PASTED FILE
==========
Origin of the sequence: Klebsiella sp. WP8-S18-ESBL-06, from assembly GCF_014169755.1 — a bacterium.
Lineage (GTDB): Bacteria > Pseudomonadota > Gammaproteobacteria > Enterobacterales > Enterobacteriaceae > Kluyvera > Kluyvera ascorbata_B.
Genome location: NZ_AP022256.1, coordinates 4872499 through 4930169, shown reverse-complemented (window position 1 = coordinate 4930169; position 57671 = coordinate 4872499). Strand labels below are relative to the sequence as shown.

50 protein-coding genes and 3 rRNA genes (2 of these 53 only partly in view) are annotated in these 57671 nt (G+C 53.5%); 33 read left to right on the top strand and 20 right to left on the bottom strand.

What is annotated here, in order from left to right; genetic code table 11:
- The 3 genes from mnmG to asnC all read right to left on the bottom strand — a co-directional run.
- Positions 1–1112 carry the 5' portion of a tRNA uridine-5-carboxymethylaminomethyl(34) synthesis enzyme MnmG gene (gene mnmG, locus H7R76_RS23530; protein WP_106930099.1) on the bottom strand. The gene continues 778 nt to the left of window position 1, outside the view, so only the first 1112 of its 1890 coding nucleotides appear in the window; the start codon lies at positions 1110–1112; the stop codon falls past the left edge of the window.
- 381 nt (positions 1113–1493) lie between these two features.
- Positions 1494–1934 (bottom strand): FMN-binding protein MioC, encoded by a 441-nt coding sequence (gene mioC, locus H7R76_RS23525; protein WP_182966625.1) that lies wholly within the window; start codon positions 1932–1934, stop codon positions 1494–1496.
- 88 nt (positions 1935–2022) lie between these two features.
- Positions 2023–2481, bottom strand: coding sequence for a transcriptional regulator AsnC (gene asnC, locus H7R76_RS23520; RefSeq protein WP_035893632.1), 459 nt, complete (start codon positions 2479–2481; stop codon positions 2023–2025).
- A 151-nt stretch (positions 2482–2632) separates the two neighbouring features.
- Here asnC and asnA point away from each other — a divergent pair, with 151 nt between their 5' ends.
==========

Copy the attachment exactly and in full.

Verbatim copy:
Origin of the sequence: Klebsiella sp. WP8-S18-ESBL-06, from assembly GCF_014169755.1 — a bacterium.
Lineage (GTDB): Bacteria > Pseudomonadota > Gammaproteobacteria > Enterobacterales > Enterobacteriaceae > Kluyvera > Kluyvera ascorbata_B.
Genome location: NZ_AP022256.1, coordinates 4872499 through 4930169, shown reverse-complemented (window position 1 = coordinate 4930169; position 57671 = coordinate 4872499). Strand labels below are relative to the sequence as shown.

50 protein-coding genes and 3 rRNA genes (2 of these 53 only partly in view) are annotated in these 57671 nt (G+C 53.5%); 33 read left to right on the top strand and 20 right to left on the bottom strand.

What is annotated here, in order from left to right; genetic code table 11:
- The 3 genes from mnmG to asnC all read right to left on the bottom strand — a co-directional run.
- Positions 1–1112 carry the 5' portion of a tRNA uridine-5-carboxymethylaminomethyl(34) synthesis enzyme MnmG gene (gene mnmG, locus H7R76_RS23530; protein WP_106930099.1) on the bottom strand. The gene continues 778 nt to the left of window position 1, outside the view, so only the first 1112 of its 1890 coding nucleotides appear in the window; the start codon lies at positions 1110–1112; the stop codon falls past the left edge of the window.
- 381 nt (positions 1113–1493) lie between these two features.
- Positions 1494–1934 (bottom strand): FMN-binding protein MioC, encoded by a 441-nt coding sequence (gene mioC, locus H7R76_RS23525; protein WP_182966625.1) that lies wholly within the window; start codon positions 1932–1934, stop codon positions 1494–1496.
- 88 nt (positions 1935–2022) lie between these two features.
- Positions 2023–2481, bottom strand: coding sequence for a transcriptional regulator AsnC (gene asnC, locus H7R76_RS23520; RefSeq protein WP_035893632.1), 459 nt, complete (start codon positions 2479–2481; stop codon positions 2023–2025).
- A 151-nt stretch (positions 2482–2632) separates the two neighbouring features.
- Here asnC and asnA point away from each other — a divergent pair, with 151 nt between their 5' ends.